Clearing your blockage is an indication that the energy is doing some of these important jobs for you.
The answer may surprise many, and in fact, when I first heard the explanation from my Sifu, I was initially most resistant. Surely, jogging must be good for health. It was probably the one concept I had the most problems with, but once i opened my mind to consider a differing point of view, it all made sense to me. Read on to see what my Sifu has explained to various people. Whether you agree or not, you will probably agree that his explanations fascinating (and not a little controversial).
If you use external training, like hitting sandbags and lifting weights, your energy is "locked" at the site of training. Hence, your hands may always remain powerful, but you may not enjoy a better quality of life. If you use internal training, like practicing the chi kung exercises in my book, your energy is "alive" and will flow to wherever it is needed most. You may not have powerful hands always, but you may have a better quality of life.
Chi kung training gives us the best weight and shape, but the point of reference is life performance and not cultural taste. A rounded belly, which functions excellently as an energy bank, enables you to perform life activities effectively. Gradually your arms and legs will also be smooth and rounded, instead of muscular. Muscular arms and legs are actually detrimental to work efficiency because much energy which could be used for doing work is locked up in the muscles, and the muscular mass slows down speed. Rounded arms and legs promotes energy flow, which enhances both internal force and speed.
Eastern and Western societies have different cultural taste. Rounded belly is considered healthy and beautiful for both men and women in the East (but young Eastern men trained in Western culture may think otherwise), whereas Western societies prefer flat belly, especially for women. As a person's vital energy is stored in his abdominal dan tian, a person with a flat belly is considered lacking in vitality. If you observe kungfu masters, you will notice that they have rounded bellies. In traditional Eastern societies, when a mother chose a wife for his son, she would not want her future daughter-in-law with a flat belly, for it would signify that she lacked not only vitality but also "later-life prosperity".
From the chi kung perspective, sit-ups and push-ups when performed as physical exercise are detrimental to relaxation because they build up tough muscles, and therefore detrimental to speed and application of internal force. Nevertheless, the adverse effects can be neutralized if they are performed as chi kung exercises. For example, in Shaolin Kungfu the leg stretching exercise called "Immortal Takes Off Shoes" is similar to sit-ups, and the arm-strengthening exercise called "Taming Tigers" is similar to push-ups.
They are performed as chi kung exercises as follows. In "Immortal Takes Off Shoes", breathe out through the mouth as you bend forward to touch your toes, and breathe in through the nose as you sit upright. In "Taming Tigers", breathe in through your nose as you bend your arms to lower your body to the ground, and breathe out through your mouth as you straighten your arms to raise you body. Both exercises must be performed in a relaxed manner, without the use of muscular strength.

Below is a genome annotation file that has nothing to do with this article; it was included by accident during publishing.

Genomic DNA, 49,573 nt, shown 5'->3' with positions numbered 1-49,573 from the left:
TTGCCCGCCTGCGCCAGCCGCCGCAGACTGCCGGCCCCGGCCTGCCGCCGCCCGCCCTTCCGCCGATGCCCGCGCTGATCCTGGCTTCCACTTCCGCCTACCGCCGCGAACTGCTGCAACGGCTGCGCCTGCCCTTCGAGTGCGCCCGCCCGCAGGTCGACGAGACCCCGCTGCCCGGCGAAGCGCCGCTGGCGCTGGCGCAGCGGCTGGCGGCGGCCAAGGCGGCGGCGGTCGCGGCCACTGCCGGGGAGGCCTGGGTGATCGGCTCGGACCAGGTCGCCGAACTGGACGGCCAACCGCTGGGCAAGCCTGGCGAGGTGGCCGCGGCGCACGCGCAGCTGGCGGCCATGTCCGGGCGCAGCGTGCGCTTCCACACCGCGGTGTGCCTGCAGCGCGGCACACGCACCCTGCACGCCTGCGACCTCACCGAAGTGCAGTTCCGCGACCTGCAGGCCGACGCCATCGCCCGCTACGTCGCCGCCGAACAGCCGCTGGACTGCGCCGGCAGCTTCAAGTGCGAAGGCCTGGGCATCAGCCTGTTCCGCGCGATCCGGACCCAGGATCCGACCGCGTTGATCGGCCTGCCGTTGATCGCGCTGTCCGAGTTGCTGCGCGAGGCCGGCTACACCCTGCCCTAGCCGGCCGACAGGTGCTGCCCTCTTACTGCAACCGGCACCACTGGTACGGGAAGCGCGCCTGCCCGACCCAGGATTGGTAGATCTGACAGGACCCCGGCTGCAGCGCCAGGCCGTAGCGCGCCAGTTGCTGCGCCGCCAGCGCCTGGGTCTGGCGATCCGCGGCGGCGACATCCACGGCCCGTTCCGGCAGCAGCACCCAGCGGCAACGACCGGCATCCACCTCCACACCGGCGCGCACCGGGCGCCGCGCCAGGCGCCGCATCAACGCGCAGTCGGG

From the chi kung perspective, jogging is bad for health! It overworks internal organs, bounces them about inside the body, and the constant jabbing of the feet onto the ground sends shock waves to the internal organs
The traditional Chinese martial art way is first strengthen yourself, including all your internal organs and life-function systems. Then, as the result of strengthening you can perform any exercise better, including push-ups, jogging and sit-ups. The Chinese martial art way pays great importance to gradual progress; it is utmost important not to over-train yourself.
The western approach is reversed. You do the exercise first, and hope that by doing the exercise you strengthen yourself. Chinese masters call this "confusing branch and root", or confusing effect and cause. In western terms, it is putting the card before the horse. Strengthening yourself is the cause; being able to do exercise well is the effect. The western approach has reversed cause and effect. Consequently the western approach gives only an apparence of fitness.
Those who lift weights or jog, for example, appear to be fit, but actually they are not because they have not strengthened their organs or improved their systems to do extra work. Instead they force their organs and systems to work hard; they do not feel the strain because they have conditioned themselves to endure.
This is extremely unhealthy. You may now better understand why so many former world champions have become physical and mental wrecks at middle age. At their prime period when their vital organs and life-sustaining systems were still able to endure the strain, they were paragons of the western concept of health and fitness. But later their organs and systems gave way to persistent over-straining. Not many people, however, know about their suffering at middle age. It is indeed sad to see them in such miserable conditions.
The problem is that many people, including kungfu "masters", have not really appreciated that there is much difference between a sport and a martial art. I am really concerned that if this trend continues there may be no more traditional kungfu within the next two generations.
More seriously, although it is not obvious, not many people realize that practicing a sport may make them fit but not necessarily healthy! Many top class gymnasts, for example, have serious arthritis problems even at the young age of 20, and many top class golfers suffer from back pain.